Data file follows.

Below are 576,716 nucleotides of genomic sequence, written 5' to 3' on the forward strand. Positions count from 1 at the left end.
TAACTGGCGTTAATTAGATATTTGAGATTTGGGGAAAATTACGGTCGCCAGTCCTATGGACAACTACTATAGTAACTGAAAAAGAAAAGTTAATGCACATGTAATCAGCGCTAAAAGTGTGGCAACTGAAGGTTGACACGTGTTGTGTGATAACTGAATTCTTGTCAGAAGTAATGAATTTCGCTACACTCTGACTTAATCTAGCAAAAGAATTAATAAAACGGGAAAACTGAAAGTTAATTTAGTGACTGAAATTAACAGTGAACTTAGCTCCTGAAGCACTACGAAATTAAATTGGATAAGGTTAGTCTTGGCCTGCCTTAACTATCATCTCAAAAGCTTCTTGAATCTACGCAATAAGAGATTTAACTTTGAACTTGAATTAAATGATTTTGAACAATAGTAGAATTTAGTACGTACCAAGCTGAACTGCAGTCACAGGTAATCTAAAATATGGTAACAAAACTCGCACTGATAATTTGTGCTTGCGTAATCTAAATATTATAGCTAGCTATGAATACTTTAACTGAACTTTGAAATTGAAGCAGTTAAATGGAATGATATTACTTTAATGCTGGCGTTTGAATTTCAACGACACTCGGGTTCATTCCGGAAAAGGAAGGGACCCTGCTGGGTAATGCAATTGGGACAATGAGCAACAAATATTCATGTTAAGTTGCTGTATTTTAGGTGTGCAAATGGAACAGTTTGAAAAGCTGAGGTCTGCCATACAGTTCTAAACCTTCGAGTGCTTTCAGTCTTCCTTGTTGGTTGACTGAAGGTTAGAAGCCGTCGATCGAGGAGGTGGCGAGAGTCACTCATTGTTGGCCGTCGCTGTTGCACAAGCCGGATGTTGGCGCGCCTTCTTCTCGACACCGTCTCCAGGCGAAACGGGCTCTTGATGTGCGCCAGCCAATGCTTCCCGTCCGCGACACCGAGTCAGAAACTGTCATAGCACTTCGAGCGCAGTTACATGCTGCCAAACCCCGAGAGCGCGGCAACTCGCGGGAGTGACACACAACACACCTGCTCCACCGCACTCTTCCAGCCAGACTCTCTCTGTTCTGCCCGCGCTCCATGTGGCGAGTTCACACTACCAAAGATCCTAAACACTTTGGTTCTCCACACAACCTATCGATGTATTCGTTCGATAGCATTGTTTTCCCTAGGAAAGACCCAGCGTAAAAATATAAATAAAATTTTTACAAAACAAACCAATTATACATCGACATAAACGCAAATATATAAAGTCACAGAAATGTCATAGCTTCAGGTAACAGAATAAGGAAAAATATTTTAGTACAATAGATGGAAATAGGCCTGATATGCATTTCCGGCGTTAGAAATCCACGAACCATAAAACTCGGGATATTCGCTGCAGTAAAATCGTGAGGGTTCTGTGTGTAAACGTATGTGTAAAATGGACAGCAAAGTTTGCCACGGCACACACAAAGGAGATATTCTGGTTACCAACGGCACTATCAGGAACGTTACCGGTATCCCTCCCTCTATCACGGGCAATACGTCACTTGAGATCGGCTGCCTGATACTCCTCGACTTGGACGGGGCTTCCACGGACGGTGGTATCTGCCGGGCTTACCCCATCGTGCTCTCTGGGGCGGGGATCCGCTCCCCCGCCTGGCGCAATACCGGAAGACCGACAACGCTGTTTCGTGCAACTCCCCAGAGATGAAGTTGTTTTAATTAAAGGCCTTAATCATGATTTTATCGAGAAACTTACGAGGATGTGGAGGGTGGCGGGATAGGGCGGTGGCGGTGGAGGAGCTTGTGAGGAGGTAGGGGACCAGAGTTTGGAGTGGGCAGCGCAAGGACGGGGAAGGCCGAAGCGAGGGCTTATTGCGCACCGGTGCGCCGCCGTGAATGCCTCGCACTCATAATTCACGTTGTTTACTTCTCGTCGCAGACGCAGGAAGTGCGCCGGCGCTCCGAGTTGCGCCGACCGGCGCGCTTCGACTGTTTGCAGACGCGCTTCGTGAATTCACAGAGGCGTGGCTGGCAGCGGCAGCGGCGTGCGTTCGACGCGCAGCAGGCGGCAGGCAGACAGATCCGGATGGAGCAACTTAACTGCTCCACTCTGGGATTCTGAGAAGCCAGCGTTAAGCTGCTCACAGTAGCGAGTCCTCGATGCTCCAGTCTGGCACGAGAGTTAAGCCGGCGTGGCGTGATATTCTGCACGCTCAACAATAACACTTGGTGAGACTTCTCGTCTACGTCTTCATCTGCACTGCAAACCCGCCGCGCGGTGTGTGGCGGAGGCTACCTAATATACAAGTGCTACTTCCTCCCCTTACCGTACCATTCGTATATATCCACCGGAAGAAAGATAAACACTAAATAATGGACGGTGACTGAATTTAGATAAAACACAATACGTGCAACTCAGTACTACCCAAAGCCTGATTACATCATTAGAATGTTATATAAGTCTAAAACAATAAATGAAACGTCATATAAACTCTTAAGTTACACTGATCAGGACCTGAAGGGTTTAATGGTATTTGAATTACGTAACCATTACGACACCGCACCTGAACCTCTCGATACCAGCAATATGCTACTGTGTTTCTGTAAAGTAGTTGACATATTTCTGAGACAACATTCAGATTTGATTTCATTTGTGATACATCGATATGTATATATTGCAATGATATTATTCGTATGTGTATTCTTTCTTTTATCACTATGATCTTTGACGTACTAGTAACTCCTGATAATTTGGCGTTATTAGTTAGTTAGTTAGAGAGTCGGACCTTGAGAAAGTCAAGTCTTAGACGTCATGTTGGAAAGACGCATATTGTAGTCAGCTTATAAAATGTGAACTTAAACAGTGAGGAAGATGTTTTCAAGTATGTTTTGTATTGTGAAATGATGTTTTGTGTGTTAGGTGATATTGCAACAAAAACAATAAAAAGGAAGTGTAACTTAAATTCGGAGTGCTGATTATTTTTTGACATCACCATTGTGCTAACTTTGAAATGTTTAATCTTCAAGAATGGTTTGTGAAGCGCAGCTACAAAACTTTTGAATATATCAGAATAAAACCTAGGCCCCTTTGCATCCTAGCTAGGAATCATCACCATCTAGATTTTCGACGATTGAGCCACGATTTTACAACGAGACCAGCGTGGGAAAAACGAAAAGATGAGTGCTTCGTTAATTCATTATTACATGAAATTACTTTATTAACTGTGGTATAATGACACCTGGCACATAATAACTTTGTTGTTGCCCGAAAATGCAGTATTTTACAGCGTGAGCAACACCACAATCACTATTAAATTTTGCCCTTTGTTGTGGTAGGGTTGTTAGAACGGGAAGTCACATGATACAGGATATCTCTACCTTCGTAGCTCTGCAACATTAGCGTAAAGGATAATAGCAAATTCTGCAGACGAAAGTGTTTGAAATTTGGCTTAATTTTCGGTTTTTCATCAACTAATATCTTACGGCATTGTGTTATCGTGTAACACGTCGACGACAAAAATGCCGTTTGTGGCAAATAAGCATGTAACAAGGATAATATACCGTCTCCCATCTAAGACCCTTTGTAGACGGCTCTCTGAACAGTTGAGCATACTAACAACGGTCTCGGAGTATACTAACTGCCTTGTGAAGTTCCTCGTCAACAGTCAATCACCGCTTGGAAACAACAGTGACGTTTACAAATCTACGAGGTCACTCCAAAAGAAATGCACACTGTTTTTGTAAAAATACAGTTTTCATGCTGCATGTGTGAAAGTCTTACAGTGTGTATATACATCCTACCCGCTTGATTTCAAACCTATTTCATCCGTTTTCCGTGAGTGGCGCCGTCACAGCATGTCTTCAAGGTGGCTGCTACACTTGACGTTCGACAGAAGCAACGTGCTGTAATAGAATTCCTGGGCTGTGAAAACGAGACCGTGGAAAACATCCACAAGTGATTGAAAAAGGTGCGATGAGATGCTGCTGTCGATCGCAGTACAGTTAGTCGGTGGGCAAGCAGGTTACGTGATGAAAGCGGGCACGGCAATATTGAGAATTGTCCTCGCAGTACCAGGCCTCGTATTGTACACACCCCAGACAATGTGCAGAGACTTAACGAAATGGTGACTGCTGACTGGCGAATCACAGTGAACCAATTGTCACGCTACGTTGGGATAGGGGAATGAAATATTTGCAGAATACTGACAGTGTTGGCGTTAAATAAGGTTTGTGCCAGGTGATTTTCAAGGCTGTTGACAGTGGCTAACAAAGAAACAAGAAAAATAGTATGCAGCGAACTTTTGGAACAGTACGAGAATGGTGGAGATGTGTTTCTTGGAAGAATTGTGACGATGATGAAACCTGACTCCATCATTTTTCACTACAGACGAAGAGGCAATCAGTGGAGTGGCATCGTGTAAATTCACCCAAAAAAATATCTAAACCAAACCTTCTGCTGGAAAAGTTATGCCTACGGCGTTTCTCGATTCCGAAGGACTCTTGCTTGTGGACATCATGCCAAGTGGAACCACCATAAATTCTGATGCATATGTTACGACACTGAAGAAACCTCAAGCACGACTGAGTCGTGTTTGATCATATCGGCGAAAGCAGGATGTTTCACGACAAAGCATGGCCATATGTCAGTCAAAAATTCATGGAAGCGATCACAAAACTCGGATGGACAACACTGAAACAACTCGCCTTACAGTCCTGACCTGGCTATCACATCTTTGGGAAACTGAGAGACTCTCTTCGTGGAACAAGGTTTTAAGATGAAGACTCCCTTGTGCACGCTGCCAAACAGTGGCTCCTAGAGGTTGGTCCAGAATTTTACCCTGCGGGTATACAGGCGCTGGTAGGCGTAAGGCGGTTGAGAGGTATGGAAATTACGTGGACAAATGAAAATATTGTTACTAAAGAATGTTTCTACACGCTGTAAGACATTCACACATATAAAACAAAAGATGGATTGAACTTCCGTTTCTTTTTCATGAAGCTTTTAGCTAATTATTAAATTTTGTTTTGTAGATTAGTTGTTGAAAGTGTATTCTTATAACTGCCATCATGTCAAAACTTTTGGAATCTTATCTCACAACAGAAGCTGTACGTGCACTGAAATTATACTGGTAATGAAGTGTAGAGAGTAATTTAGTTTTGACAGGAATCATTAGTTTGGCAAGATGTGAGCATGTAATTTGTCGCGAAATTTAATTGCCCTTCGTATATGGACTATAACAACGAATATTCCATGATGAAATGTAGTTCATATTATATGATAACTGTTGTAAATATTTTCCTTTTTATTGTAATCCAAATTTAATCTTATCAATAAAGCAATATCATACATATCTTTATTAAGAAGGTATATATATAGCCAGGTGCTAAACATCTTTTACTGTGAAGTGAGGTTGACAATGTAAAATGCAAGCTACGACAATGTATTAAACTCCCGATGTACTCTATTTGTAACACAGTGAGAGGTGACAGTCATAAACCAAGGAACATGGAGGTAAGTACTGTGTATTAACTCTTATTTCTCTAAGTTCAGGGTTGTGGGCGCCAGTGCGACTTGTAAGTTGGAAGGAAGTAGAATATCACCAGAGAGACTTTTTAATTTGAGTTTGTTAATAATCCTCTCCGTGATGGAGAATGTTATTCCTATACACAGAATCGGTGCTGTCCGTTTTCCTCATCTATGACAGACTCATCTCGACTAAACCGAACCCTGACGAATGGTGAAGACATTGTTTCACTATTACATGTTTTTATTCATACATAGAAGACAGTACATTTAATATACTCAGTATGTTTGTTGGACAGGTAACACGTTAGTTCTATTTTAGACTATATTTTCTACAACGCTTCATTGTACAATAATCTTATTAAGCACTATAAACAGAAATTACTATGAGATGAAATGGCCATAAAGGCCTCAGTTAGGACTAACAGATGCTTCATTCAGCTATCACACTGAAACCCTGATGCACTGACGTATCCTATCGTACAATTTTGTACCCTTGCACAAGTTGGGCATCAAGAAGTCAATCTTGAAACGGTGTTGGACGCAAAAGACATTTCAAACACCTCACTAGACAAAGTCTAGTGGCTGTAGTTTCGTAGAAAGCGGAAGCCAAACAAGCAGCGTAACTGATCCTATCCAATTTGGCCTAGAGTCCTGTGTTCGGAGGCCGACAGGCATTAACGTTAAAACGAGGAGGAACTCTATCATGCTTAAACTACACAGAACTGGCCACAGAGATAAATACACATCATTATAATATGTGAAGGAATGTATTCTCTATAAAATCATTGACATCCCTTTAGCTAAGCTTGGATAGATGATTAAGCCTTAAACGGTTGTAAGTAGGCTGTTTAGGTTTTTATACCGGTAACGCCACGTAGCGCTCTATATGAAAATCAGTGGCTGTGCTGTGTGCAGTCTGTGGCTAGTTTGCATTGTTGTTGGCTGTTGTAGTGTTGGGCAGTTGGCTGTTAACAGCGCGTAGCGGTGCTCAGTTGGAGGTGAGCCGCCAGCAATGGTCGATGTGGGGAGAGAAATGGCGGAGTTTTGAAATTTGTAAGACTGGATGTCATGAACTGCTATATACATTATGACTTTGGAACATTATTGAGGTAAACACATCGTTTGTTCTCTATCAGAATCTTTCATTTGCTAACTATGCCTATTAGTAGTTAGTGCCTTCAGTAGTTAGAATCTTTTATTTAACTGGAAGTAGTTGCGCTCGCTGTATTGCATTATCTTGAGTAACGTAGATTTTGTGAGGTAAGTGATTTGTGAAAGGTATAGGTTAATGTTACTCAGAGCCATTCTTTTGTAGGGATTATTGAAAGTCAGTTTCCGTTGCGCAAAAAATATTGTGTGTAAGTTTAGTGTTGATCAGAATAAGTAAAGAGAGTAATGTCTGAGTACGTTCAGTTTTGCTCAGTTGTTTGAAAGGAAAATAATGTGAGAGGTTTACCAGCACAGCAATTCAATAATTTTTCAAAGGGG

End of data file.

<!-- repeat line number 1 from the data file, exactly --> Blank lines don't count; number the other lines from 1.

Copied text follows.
Below are 576,716 nucleotides of genomic sequence, written 5' to 3' on the forward strand. Positions count from 1 at the left end.